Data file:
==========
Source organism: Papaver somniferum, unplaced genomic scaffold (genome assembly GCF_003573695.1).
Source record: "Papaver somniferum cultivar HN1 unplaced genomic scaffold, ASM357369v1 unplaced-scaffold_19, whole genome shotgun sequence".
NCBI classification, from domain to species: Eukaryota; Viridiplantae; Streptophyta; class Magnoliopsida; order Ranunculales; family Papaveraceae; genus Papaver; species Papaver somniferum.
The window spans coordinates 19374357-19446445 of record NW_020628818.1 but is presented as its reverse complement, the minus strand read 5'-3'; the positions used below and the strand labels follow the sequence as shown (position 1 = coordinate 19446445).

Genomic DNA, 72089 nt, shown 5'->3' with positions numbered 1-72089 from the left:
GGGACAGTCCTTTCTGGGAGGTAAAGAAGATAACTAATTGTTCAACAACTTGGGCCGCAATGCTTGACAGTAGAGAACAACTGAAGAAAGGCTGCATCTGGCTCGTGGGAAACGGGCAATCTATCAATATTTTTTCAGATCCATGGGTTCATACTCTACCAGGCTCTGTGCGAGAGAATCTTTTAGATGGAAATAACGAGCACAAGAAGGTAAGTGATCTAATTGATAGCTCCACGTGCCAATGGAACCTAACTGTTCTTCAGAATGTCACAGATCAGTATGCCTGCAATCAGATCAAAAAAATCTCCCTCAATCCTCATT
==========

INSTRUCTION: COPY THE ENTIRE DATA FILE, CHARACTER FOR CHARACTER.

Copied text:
Source organism: Papaver somniferum, unplaced genomic scaffold (genome assembly GCF_003573695.1).
Source record: "Papaver somniferum cultivar HN1 unplaced genomic scaffold, ASM357369v1 unplaced-scaffold_19, whole genome shotgun sequence".
NCBI classification, from domain to species: Eukaryota; Viridiplantae; Streptophyta; class Magnoliopsida; order Ranunculales; family Papaveraceae; genus Papaver; species Papaver somniferum.
The window spans coordinates 19374357-19446445 of record NW_020628818.1 but is presented as its reverse complement, the minus strand read 5'-3'; the positions used below and the strand labels follow the sequence as shown (position 1 = coordinate 19446445).

Genomic DNA, 72089 nt, shown 5'->3' with positions numbered 1-72089 from the left:
GGGACAGTCCTTTCTGGGAGGTAAAGAAGATAACTAATTGTTCAACAACTTGGGCCGCAATGCTTGACAGTAGAGAACAACTGAAGAAAGGCTGCATCTGGCTCGTGGGAAACGGGCAATCTATCAATATTTTTTCAGATCCATGGGTTCATACTCTACCAGGCTCTGTGCGAGAGAATCTTTTAGATGGAAATAACGAGCACAAGAAGGTAAGTGATCTAATTGATAGCTCCACGTGCCAATGGAACCTAACTGTTCTTCAGAATGTCACAGATCAGTATGCCTGCAATCAGATCAAAAAAATCTCCCTCAATCCTCATT